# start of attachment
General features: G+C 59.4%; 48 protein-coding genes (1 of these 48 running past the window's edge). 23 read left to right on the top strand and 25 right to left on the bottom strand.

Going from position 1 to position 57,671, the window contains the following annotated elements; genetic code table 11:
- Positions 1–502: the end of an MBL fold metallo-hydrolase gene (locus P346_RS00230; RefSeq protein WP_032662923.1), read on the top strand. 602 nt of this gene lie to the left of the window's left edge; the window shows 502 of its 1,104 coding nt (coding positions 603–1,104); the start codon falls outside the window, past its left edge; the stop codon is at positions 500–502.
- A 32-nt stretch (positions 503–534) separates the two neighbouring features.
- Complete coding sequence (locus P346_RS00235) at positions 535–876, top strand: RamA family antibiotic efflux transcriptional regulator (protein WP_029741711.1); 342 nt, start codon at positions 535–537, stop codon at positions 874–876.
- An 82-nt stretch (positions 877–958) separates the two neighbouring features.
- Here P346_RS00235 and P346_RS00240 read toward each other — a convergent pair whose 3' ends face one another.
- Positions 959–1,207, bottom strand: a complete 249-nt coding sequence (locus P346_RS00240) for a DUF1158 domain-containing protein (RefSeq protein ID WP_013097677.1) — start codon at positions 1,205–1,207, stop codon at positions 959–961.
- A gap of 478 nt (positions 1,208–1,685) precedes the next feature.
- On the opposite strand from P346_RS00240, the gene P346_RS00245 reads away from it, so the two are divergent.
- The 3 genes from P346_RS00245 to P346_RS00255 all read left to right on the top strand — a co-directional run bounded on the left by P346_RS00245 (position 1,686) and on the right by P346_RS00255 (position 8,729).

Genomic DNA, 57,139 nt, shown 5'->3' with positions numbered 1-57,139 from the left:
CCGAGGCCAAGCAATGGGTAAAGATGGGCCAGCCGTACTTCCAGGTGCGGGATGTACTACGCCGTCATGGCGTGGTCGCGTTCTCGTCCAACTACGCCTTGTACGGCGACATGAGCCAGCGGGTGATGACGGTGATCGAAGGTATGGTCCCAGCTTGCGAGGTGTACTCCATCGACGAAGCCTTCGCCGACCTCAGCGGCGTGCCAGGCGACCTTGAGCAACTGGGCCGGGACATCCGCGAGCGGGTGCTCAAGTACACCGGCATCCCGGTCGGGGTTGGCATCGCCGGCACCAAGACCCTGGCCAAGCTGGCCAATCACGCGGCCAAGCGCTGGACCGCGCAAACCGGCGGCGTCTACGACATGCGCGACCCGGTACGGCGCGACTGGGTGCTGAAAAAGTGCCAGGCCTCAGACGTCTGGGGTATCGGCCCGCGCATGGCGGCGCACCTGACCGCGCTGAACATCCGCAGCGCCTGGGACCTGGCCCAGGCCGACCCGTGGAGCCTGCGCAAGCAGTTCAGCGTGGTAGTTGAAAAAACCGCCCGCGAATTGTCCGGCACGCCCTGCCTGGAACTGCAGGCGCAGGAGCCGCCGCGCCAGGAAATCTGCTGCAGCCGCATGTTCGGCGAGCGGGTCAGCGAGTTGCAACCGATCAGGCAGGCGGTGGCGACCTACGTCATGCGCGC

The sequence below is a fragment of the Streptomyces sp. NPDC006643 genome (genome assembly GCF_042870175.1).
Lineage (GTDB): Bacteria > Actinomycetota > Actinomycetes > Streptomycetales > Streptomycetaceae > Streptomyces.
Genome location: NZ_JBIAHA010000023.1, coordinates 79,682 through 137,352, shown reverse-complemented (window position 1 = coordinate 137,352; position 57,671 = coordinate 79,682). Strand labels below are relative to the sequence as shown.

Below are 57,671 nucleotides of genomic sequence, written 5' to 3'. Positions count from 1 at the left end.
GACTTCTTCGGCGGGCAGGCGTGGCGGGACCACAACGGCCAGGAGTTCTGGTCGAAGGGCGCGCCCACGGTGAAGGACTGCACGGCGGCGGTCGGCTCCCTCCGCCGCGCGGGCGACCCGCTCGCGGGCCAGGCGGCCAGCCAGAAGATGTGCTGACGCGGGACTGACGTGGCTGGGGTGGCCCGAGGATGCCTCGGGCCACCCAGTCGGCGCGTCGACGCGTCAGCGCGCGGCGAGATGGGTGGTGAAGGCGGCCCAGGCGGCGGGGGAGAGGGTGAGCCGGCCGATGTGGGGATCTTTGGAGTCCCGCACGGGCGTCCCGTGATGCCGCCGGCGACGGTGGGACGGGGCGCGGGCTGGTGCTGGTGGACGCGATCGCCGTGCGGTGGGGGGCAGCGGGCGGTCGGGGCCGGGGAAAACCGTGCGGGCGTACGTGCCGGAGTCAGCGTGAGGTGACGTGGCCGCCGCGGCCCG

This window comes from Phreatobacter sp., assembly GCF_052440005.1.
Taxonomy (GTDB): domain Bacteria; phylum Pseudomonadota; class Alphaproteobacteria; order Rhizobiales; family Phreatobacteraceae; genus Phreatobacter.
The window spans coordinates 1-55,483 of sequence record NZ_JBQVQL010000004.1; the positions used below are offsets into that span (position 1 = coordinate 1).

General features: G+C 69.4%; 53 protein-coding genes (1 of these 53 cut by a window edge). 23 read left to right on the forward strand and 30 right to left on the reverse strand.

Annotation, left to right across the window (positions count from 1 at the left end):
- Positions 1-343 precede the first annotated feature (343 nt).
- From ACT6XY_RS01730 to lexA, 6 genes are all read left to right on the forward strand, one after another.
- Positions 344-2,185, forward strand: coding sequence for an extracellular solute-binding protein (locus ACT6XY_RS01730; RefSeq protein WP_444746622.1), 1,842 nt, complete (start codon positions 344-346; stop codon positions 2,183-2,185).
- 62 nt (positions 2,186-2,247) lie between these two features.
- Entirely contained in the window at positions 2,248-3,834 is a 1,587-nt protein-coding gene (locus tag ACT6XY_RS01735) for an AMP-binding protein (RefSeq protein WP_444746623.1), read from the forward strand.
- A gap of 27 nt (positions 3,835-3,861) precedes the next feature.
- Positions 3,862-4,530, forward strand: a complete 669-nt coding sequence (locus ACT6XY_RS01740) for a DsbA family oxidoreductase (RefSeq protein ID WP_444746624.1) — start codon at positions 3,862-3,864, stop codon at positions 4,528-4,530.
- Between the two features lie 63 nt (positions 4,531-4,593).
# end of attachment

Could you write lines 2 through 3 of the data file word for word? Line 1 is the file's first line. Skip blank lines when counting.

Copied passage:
Going from position 1 to position 57,671, the window contains the following annotated elements; genetic code table 11:
- Positions 1–502: the end of an MBL fold metallo-hydrolase gene (locus P346_RS00230; RefSeq protein WP_032662923.1), read on the top strand. 602 nt of this gene lie to the left of the window's left edge; the window shows 502 of its 1,104 coding nt (coding positions 603–1,104); the start codon falls outside the window, past its left edge; the stop codon is at positions 500–502.